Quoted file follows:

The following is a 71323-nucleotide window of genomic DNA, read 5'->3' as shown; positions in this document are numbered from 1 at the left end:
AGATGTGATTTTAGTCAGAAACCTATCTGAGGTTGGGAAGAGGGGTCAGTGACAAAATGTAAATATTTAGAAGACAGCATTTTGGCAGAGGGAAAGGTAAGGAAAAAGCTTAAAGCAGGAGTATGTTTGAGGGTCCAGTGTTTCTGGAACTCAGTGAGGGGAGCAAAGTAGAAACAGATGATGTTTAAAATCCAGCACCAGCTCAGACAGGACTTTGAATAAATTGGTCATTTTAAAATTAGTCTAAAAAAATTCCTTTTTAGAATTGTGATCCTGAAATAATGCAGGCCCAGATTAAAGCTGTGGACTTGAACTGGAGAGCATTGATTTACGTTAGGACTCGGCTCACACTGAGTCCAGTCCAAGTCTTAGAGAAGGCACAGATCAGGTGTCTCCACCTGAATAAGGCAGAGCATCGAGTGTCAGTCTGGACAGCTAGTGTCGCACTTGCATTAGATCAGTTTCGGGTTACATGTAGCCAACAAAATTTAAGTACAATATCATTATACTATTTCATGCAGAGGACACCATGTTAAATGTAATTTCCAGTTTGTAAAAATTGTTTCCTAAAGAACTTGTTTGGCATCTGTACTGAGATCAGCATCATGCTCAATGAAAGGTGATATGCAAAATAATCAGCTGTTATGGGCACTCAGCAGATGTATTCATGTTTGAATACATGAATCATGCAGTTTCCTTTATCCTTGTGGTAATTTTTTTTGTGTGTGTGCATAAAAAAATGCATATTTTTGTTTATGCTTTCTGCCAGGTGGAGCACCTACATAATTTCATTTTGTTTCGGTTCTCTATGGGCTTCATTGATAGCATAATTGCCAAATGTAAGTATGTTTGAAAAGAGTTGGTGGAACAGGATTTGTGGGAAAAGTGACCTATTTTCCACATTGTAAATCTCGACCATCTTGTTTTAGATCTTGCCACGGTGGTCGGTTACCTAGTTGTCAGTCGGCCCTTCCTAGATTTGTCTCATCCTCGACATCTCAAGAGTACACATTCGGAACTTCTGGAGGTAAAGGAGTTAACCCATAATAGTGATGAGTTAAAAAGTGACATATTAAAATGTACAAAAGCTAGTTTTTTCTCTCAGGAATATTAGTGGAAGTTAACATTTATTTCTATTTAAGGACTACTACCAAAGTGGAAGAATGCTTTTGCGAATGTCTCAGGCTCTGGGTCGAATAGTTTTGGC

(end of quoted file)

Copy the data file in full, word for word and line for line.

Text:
The following is a 71323-nucleotide window of genomic DNA, read 5'->3' as shown; positions in this document are numbered from 1 at the left end:
AGATGTGATTTTAGTCAGAAACCTATCTGAGGTTGGGAAGAGGGGTCAGTGACAAAATGTAAATATTTAGAAGACAGCATTTTGGCAGAGGGAAAGGTAAGGAAAAAGCTTAAAGCAGGAGTATGTTTGAGGGTCCAGTGTTTCTGGAACTCAGTGAGGGGAGCAAAGTAGAAACAGATGATGTTTAAAATCCAGCACCAGCTCAGACAGGACTTTGAATAAATTGGTCATTTTAAAATTAGTCTAAAAAAATTCCTTTTTAGAATTGTGATCCTGAAATAATGCAGGCCCAGATTAAAGCTGTGGACTTGAACTGGAGAGCATTGATTTACGTTAGGACTCGGCTCACACTGAGTCCAGTCCAAGTCTTAGAGAAGGCACAGATCAGGTGTCTCCACCTGAATAAGGCAGAGCATCGAGTGTCAGTCTGGACAGCTAGTGTCGCACTTGCATTAGATCAGTTTCGGGTTACATGTAGCCAACAAAATTTAAGTACAATATCATTATACTATTTCATGCAGAGGACACCATGTTAAATGTAATTTCCAGTTTGTAAAAATTGTTTCCTAAAGAACTTGTTTGGCATCTGTACTGAGATCAGCATCATGCTCAATGAAAGGTGATATGCAAAATAATCAGCTGTTATGGGCACTCAGCAGATGTATTCATGTTTGAATACATGAATCATGCAGTTTCCTTTATCCTTGTGGTAATTTTTTTTGTGTGTGTGCATAAAAAAATGCATATTTTTGTTTATGCTTTCTGCCAGGTGGAGCACCTACATAATTTCATTTTGTTTCGGTTCTCTATGGGCTTCATTGATAGCATAATTGCCAAATGTAAGTATGTTTGAAAAGAGTTGGTGGAACAGGATTTGTGGGAAAAGTGACCTATTTTCCACATTGTAAATCTCGACCATCTTGTTTTAGATCTTGCCACGGTGGTCGGTTACCTAGTTGTCAGTCGGCCCTTCCTAGATTTGTCTCATCCTCGACATCTCAAGAGTACACATTCGGAACTTCTGGAGGTAAAGGAGTTAACCCATAATAGTGATGAGTTAAAAAGTGACATATTAAAATGTACAAAAGCTAGTTTTTTCTCTCAGGAATATTAGTGGAAGTTAACATTTATTTCTATTTAAGGACTACTACCAAAGTGGAAGAATGCTTTTGCGAATGTCTCAGGCTCTGGGTCGAATAGTTTTGGC